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Schools trimming staff at regional officets

With the opening of schools just over a month away, some Philadelphia School District employees are worried that a major restructuring of regional offices could result in more layoffs.

With the opening of schools just over a month away, some Philadelphia School District employees are worried that a major restructuring of regional offices could result in more layoffs.

But Superintendent Arlene C. Ackerman said yesterday that layoffs are unlikely.

She said staffers whose positions are eliminated from regional offices may apply for other jobs at the district's headquarters or within the schools.

The restructuring will boost the number of regional offices to 11 next school year. There were eight last year.

But each of the 11 regional offices will see a drop in staffing from 17 last year to just seven this year.

The goal of increasing the number of regional offices is to allow each to give more attention, instructional guidance and resources to a smaller number of schools within each region.

Ackerman said she began looking at the regional system soon after arriving here in June and determined: "There's a bureaucratic problem here."

"The primary role of the regional offices is not to track down compliance issues, but to support the principals and teachers and the process of education for our young people," she told the Daily News.

"I want teachers and principals to know that they [the regional superintendents] are there to support them, and that they understand what good instruction looks like," she said.

"They will help the schools, the teachers and principals get the instructional programs and resources they need to improve student achievement."

The positions being cut from the regions include: No Child Left Behind specialist; case manager for special education; director of instructional support; growth specialist for English-language learning, and disciplinary-and-truancy liaison, Ackerman said.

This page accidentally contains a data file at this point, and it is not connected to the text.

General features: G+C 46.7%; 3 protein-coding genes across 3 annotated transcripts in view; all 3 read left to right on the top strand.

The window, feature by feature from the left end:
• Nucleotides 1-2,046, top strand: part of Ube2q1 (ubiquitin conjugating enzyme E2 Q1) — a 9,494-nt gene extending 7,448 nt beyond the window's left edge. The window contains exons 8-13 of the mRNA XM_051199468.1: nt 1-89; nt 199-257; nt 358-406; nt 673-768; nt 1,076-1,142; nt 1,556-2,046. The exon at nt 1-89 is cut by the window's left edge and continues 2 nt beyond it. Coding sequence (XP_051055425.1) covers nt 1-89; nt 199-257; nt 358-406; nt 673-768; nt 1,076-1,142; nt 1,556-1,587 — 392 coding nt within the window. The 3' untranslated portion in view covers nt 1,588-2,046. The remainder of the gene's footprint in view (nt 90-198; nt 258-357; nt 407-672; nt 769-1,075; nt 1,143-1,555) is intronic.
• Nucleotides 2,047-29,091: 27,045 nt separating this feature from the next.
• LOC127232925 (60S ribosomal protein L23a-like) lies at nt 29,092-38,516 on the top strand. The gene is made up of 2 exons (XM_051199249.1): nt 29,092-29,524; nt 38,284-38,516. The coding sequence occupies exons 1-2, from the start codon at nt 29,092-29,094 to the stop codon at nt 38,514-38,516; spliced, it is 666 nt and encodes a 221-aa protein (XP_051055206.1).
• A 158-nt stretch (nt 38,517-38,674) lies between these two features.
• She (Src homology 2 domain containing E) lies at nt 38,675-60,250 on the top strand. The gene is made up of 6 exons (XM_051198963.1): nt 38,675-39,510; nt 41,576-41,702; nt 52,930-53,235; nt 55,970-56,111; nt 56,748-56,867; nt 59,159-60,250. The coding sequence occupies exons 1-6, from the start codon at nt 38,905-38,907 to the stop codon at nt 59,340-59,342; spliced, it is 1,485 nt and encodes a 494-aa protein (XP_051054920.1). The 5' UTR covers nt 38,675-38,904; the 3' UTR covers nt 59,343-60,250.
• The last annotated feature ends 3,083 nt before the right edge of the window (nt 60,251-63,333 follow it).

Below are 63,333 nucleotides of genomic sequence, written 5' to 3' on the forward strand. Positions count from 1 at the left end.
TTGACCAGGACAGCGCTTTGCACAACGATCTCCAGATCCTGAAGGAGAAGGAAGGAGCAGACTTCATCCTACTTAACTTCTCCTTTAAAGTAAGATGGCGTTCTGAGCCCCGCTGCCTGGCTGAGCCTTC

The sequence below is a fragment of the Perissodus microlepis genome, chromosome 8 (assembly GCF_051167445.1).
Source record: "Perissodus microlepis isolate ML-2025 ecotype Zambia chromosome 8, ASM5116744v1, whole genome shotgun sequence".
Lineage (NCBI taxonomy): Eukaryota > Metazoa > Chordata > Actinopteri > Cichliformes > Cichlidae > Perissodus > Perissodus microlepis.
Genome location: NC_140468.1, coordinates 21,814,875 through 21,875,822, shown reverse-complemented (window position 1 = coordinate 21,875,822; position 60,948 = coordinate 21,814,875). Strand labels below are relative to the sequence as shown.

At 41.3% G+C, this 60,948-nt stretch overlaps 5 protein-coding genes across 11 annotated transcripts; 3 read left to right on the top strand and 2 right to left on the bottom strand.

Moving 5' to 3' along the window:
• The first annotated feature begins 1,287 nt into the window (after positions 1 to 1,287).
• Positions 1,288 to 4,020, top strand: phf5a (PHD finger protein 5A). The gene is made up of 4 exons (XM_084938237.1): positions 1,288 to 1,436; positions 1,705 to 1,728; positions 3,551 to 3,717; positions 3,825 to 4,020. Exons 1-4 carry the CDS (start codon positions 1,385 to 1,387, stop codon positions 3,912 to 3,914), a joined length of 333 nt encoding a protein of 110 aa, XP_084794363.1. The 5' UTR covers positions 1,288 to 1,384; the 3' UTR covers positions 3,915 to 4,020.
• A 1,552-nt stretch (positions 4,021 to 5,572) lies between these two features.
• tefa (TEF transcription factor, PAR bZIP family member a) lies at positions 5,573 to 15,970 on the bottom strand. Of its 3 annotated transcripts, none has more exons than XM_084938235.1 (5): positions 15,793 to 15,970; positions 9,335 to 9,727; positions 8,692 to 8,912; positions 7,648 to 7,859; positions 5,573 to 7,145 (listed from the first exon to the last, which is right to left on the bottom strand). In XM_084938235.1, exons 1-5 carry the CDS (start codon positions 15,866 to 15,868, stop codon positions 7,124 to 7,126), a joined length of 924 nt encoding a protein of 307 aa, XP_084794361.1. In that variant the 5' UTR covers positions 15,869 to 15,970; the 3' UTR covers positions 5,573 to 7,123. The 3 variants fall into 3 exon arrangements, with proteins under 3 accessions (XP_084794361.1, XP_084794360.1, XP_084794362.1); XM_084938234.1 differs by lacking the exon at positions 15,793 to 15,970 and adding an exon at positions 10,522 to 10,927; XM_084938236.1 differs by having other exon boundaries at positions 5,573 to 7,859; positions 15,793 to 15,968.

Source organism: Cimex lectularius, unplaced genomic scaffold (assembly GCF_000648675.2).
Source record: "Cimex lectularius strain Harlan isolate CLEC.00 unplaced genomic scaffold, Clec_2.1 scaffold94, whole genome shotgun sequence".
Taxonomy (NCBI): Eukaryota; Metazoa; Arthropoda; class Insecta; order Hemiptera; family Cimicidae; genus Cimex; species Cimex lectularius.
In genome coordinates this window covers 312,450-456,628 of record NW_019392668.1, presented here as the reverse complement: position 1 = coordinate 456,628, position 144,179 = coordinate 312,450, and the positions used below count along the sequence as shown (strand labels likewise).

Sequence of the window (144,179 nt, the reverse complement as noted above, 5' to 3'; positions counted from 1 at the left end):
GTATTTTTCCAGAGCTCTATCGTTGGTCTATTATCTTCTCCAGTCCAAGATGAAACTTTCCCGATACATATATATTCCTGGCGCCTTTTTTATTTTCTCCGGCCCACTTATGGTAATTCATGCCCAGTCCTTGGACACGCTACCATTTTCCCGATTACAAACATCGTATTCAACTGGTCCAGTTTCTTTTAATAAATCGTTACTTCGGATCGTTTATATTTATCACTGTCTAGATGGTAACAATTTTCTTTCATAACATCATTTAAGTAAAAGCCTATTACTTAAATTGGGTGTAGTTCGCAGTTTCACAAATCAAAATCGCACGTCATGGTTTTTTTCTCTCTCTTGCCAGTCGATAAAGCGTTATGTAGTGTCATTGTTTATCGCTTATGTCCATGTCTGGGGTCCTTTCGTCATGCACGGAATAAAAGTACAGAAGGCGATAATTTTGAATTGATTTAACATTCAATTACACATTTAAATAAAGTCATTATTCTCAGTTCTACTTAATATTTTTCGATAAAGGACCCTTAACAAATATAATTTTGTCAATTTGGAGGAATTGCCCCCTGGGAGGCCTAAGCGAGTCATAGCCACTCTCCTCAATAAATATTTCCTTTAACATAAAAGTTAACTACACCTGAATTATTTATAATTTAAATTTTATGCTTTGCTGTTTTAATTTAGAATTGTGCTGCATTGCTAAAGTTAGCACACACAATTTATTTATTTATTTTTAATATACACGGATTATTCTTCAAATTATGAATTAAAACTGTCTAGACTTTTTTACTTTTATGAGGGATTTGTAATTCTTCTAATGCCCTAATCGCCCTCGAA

But people who performed those jobs may work out of the district's headquarters to improve consistency throughout the district, she said.

The seven staffers left to work in the regional offices will be the regional superintendent, assistant superintendent, two secretaries, a regional business specialist, a supervisor of facilities, and - for the first time - a parent ombudsman, to help parents.

Yet, each regional office will also have a four-member "rapid-response team," operating as a sort of "SWAT team," to visit the schools in the region, spending as much as 10 days at a time, helping with instructional and other support, district spokesman Fernando Gallard said.

He added that Ackerman has created a central-office support team for all the regional offices to ensure that all No Child Left Behind guidelines and other state or federal rules are followed systemwide. Also, the central-office support team will monitor disciplinary and truancy guidelines in each region.

"If you have someone enforcing truancy and discipline in one of the regions, and you have someone else in the district and they're not talking to each other, that makes it difficult [to have coherent policies]," Gallard said.

Aissia Richardson, a parent spokeswoman for Parents United for Public Schools, said she was "delighted" about the new parent ombudsman job in each region.

"This is something we've been asking for," Richardson said yesterday, adding that parents would like to see a parent ombudsman in every school. "Parents need to have a go-to person to be able to navigate the system."

Ackerman said cutting the staff in regional offices provides for a clearer "line of accountability" for adults in a system charged with improving student achievement.

"If something doesn't get done, I will hold that person accountable," she said.

The 11 new offices will include nine regional offices, an office for high schools and one for disciplinary schools. *